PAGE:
Diurnal cortisol slope and nighttime bloodpressure: Astudy in european Americans and African Americans

Brooke Ernst, Shaoyong Su, Frank Treiber, Harold Snieder, Xiaoling Wang

Research output: Contribution to journalArticlepeer-review

1 Scopus citations


Objectives: African Americans (AAs) have higher nighttime blood pressure (BP) than European Americans (EAs). Stress has been suggested to play a role in this difference, but the mechanism is not well-understood. Flatter diurnal cortisol slope (DCS) is a well-known biological marker of stress. The objectives of this study were to: 1) examine ethnic differences in DCS; 2) evaluate the association between DCS and nighttime BP; and 3) determine the extent to which ethnic differences in nighttime BP can be explained by ethnic differences in DCS. Methods: A total of 510 participants (age range: 14-35 years; 49.6% AAs, 54.5% females) provided four salivary cortisol samples at bedtime, wakeup, 30-minutes post-wakeup, and 60-minutes post-wakeup. Additionally, participants wore an ambulatory BP monitor for 24 hours. DCS was calculated as the average of the three morning samples minus the bedtime measurement. Results: After adjustment for age, sex, BMI, and smoking, AAs had blunted DCS (P=.018) and higher nighttime systolic BP (SBP) and diastolic BP (DBP) (Ps<.001) compared with EAs. The DCS was inversely related to nighttime SBP and this relationship did not depend on ethnicity. The ethnic difference of nighttime SBP was significantly attenuated upon addition of DCS to the model. Mediation test showed that 9.5% of ethnic difference in nighttime SBP could be explained by DCS (P=.039). Conclusion: This study confirms ethnic differences in DCS and nighttime BP and further demonstrates that the ethnic differences in DCS can, at least partially, explain the ethnic differences found in nighttime BP.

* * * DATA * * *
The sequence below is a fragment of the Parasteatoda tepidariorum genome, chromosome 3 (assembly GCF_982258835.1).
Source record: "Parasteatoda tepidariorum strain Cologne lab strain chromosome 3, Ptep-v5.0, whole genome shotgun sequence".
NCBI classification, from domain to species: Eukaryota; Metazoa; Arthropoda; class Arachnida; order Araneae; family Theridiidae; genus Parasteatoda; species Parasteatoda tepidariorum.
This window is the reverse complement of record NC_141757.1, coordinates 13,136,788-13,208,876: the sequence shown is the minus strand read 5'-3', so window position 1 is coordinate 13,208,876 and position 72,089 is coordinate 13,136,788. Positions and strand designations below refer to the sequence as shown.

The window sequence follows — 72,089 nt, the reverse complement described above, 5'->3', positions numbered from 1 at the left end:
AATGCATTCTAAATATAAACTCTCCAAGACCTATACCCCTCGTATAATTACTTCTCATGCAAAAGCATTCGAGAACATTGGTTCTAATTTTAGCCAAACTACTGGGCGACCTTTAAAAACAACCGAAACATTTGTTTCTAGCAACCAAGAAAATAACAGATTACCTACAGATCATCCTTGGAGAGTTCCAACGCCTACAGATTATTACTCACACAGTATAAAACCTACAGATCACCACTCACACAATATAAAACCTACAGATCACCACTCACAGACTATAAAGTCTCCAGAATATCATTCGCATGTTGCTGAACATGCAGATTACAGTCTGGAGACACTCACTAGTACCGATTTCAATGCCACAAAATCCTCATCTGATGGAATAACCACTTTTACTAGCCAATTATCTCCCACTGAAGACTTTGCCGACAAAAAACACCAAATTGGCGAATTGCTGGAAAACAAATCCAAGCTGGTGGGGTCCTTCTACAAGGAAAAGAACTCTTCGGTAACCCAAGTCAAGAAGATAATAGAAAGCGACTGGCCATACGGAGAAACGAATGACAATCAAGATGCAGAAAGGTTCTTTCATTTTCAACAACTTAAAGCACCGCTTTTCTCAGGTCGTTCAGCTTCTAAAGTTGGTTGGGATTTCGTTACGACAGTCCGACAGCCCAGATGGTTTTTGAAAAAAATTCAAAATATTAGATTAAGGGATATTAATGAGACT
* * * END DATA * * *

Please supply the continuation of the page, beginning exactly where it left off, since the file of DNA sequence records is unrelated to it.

Original languageEnglish (US)
Pages (from-to)481-488
Number of pages8
JournalEthnicity and Disease
Issue number4
StatePublished - 2021


  • African American
  • Diurnal Cortisol Slope
  • Nighttime Blood Pressure
  • Stress

ASJC Scopus subject areas

  • Epidemiology


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